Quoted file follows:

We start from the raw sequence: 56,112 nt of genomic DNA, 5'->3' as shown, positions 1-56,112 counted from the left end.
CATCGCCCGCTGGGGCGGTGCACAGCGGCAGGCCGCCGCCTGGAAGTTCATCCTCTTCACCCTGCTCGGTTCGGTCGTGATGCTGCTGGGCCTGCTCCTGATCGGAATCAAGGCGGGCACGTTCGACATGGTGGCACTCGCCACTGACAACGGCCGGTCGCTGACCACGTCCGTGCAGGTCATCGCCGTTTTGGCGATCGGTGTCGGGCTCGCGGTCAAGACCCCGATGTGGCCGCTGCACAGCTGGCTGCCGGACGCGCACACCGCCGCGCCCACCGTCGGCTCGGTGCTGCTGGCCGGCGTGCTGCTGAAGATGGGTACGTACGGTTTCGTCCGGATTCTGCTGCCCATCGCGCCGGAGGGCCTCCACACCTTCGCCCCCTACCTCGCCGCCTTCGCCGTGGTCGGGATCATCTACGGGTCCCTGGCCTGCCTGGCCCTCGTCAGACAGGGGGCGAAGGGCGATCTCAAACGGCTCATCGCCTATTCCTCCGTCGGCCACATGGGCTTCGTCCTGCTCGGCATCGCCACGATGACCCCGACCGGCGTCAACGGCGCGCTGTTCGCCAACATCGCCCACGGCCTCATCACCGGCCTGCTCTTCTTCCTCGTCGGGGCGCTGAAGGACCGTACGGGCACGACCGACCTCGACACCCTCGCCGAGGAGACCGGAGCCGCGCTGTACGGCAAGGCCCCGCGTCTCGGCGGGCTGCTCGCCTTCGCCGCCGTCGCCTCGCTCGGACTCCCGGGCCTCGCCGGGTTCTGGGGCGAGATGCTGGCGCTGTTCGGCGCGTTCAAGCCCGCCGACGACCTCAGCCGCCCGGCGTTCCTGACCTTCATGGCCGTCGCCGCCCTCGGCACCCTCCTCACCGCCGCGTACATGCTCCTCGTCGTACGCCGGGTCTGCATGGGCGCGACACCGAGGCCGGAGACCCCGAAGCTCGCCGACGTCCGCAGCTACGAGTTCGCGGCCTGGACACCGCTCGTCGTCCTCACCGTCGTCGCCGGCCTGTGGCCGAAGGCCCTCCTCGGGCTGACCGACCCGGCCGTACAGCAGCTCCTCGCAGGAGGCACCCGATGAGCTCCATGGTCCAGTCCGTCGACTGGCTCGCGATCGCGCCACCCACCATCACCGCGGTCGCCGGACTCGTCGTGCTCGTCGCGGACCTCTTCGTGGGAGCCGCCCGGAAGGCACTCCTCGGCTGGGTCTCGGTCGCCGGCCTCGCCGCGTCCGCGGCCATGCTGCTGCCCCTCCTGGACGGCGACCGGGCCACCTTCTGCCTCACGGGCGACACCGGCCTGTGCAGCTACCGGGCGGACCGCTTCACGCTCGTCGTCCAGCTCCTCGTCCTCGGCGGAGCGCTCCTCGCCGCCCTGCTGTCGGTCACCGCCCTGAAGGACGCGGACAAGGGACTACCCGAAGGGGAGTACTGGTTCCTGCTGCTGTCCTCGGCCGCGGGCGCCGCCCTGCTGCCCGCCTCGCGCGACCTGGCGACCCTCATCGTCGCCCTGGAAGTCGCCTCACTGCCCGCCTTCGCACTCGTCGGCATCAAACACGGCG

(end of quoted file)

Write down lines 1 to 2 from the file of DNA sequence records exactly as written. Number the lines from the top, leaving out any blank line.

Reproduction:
We start from the raw sequence: 56,112 nt of genomic DNA, 5'->3' as shown, positions 1-56,112 counted from the left end.
CATCGCCCGCTGGGGCGGTGCACAGCGGCAGGCCGCCGCCTGGAAGTTCATCCTCTTCACCCTGCTCGGTTCGGTCGTGATGCTGCTGGGCCTGCTCCTGATCGGAATCAAGGCGGGCACGTTCGACATGGTGGCACTCGCCACTGACAACGGCCGGTCGCTGACCACGTCCGTGCAGGTCATCGCCGTTTTGGCGATCGGTGTCGGGCTCGCGGTCAAGACCCCGATGTGGCCGCTGCACAGCTGGCTGCCGGACGCGCACACCGCCGCGCCCACCGTCGGCTCGGTGCTGCTGGCCGGCGTGCTGCTGAAGATGGGTACGTACGGTTTCGTCCGGATTCTGCTGCCCATCGCGCCGGAGGGCCTCCACACCTTCGCCCCCTACCTCGCCGCCTTCGCCGTGGTCGGGATCATCTACGGGTCCCTGGCCTGCCTGGCCCTCGTCAGACAGGGGGCGAAGGGCGATCTCAAACGGCTCATCGCCTATTCCTCCGTCGGCCACATGGGCTTCGTCCTGCTCGGCATCGCCACGATGACCCCGACCGGCGTCAACGGCGCGCTGTTCGCCAACATCGCCCACGGCCTCATCACCGGCCTGCTCTTCTTCCTCGTCGGGGCGCTGAAGGACCGTACGGGCACGACCGACCTCGACACCCTCGCCGAGGAGACCGGAGCCGCGCTGTACGGCAAGGCCCCGCGTCTCGGCGGGCTGCTCGCCTTCGCCGCCGTCGCCTCGCTCGGACTCCCGGGCCTCGCCGGGTTCTGGGGCGAGATGCTGGCGCTGTTCGGCGCGTTCAAGCCCGCCGACGACCTCAGCCGCCCGGCGTTCCTGACCTTCATGGCCGTCGCCGCCCTCGGCACCCTCCTCACCGCCGCGTACATGCTCCTCGTCGTACGCCGGGTCTGCATGGGCGCGACACCGAGGCCGGAGACCCCGAAGCTCGCCGACGTCCGCAGCTACGAGTTCGCGGCCTGGACACCGCTCGTCGTCCTCACCGTCGTCGCCGGCCTGTGGCCGAAGGCCCTCCTCGGGCTGACCGACCCGGCCGTACAGCAGCTCCTCGCAGGAGGCACCCGATGAGCTCCATGGTCCAGTCCGTCGACTGGCTCGCGATCGCGCCACCCACCATCACCGCGGTCGCCGGACTCGTCGTGCTCGTCGCGGACCTCTTCGTGGGAGCCGCCCGGAAGGCACTCCTCGGCTGGGTCTCGGTCGCCGGCCTCGCCGCGTCCGCGGCCATGCTGCTGCCCCTCCTGGACGGCGACCGGGCCACCTTCTGCCTCACGGGCGACACCGGCCTGTGCAGCTACCGGGCGGACCGCTTCACGCTCGTCGTCCAGCTCCTCGTCCTCGGCGGAGCGCTCCTCGCCGCCCTGCTGTCGGTCACCGCCCTGAAGGACGCGGACAAGGGACTACCCGAAGGGGAGTACTGGTTCCTGCTGCTGTCCTCGGCCGCGGGCGCCGCCCTGCTGCCCGCCTCGCGCGACCTGGCGACCCTCATCGTCGCCCTGGAAGTCGCCTCACTGCCCGCCTTCGCACTCGTCGGCATCAAACACGGCG